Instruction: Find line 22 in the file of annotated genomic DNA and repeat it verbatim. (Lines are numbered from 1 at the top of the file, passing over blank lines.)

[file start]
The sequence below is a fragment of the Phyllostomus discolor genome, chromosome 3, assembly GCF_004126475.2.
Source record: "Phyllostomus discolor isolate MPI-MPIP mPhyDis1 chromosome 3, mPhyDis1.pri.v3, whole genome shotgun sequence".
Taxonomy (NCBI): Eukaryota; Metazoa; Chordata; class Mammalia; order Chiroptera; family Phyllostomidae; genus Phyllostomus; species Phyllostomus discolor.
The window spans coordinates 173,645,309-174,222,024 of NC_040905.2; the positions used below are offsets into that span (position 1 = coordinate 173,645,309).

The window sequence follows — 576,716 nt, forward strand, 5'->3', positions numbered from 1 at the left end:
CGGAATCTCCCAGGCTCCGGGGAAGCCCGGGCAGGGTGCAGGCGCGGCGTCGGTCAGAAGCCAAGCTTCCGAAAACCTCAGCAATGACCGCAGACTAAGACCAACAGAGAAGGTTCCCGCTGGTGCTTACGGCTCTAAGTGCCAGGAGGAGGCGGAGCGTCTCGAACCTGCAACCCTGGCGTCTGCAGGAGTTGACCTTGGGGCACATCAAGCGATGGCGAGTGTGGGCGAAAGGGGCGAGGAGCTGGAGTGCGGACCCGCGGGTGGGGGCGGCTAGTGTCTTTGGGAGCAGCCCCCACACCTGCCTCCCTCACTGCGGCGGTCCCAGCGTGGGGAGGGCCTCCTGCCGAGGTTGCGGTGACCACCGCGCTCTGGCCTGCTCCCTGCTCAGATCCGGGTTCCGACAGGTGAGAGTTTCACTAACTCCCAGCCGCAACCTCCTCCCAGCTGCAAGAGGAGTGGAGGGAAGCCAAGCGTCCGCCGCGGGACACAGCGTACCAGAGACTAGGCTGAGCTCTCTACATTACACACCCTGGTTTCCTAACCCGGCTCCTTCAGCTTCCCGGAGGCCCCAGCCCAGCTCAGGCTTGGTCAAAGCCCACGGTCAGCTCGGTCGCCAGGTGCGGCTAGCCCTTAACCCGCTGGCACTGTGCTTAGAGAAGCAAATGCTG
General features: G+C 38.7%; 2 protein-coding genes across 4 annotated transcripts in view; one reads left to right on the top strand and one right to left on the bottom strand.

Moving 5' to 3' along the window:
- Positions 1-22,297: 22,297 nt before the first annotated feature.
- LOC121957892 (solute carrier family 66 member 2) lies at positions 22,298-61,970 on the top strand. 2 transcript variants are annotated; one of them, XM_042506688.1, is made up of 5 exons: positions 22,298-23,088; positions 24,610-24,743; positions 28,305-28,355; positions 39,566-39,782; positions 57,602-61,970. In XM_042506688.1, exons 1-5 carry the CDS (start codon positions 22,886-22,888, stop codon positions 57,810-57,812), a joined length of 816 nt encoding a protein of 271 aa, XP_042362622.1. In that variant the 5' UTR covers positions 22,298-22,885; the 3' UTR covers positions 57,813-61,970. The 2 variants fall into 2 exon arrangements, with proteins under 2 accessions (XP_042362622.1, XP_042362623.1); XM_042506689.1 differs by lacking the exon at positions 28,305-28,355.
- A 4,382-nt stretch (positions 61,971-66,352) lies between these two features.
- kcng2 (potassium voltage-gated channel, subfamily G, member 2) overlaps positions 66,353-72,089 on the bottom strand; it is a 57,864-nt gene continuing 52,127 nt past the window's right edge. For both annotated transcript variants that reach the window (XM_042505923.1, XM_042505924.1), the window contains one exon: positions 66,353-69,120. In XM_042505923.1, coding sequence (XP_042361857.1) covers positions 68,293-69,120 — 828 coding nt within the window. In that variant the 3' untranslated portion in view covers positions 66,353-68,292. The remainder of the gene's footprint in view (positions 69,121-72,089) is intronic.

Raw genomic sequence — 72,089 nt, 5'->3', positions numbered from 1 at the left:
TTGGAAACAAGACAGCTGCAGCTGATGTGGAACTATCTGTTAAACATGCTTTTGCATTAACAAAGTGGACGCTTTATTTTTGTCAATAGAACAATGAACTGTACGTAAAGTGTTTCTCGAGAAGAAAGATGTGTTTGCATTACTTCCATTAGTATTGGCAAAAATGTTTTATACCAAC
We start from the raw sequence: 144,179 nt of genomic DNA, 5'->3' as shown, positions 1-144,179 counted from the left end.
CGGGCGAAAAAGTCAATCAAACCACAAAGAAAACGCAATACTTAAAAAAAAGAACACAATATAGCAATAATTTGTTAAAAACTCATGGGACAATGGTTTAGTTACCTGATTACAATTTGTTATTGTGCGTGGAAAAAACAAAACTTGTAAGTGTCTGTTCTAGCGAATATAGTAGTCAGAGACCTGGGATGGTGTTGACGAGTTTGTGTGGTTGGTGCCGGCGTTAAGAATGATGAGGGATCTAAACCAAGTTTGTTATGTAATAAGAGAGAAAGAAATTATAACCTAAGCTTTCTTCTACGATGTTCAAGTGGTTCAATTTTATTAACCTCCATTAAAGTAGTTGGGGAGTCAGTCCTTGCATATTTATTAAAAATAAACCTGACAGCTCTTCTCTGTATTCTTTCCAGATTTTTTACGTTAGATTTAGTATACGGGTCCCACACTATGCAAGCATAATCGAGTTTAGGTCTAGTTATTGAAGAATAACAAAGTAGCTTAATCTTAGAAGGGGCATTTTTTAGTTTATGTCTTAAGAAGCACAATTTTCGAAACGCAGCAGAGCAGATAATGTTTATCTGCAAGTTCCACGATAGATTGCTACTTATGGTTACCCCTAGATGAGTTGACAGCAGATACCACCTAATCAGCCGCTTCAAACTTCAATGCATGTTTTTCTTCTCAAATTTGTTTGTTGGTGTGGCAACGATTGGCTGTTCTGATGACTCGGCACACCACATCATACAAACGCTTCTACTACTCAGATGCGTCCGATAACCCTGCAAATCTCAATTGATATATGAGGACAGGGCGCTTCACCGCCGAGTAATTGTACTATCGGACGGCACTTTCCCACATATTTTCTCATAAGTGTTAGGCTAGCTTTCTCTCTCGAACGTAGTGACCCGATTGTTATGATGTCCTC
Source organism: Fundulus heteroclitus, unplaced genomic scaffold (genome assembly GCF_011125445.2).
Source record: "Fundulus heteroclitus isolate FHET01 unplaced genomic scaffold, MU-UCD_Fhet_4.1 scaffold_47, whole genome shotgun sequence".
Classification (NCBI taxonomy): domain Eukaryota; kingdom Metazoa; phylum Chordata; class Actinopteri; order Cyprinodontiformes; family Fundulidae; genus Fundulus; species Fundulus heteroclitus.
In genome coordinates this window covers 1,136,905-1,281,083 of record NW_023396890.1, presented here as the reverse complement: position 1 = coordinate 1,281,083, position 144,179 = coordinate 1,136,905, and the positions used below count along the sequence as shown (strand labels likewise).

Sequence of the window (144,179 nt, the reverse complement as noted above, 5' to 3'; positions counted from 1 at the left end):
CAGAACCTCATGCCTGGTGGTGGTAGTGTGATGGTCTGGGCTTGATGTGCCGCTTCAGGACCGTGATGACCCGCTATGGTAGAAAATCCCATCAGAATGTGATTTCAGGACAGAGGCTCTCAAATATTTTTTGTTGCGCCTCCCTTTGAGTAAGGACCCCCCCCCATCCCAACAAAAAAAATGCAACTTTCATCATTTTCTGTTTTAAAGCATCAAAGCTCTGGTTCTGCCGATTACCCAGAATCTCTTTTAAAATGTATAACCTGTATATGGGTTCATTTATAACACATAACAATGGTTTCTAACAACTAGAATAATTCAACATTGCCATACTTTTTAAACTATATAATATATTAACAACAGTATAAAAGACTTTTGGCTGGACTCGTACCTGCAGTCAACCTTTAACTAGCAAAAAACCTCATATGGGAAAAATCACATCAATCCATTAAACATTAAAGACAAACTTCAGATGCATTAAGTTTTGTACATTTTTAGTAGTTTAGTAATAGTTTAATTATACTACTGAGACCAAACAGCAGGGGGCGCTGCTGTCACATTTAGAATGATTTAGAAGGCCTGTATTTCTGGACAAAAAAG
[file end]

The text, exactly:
CAGAACCTCATGCCTGGTGGTGGTAGTGTGATGGTCTGGGCTTGATGTGCCGCTTCAGGACCGTGATGACCCGCTATGGTAGAAAATCCCATCAGAATGTGATTTCAGGACAGAGGCTCTCAAATATTTTTTGTTGCGCCTCCCTTTGAGTAAGGACCCCCCCCCATCCCAACAAAAAAAATGCAACTTTCATCATTTTCTGTTTTAAAGCATCAAAGCTCTGGTTCTGCCGATTACCCAGAATCTCTTTTAAAATGTATAACCTGTATATGGGTTCATTTATAACACATAACAATGGTTTCTAACAACTAGAATAATTCAACATTGCCATACTTTTTAAACTATATAATATATTAACAACAGTATAAAAGACTTTTGGCTGGACTCGTACCTGCAGTCAACCTTTAACTAGCAAAAAACCTCATATGGGAAAAATCACATCAATCCATTAAACATTAAAGACAAACTTCAGATGCATTAAGTTTTGTACATTTTTAGTAGTTTAGTAATAGTTTAATTATACTACTGAGACCAAACAGCAGGGGGCGCTGCTGTCACATTTAGAATGATTTAGAAGGCCTGTATTTCTGGACAAAAAAG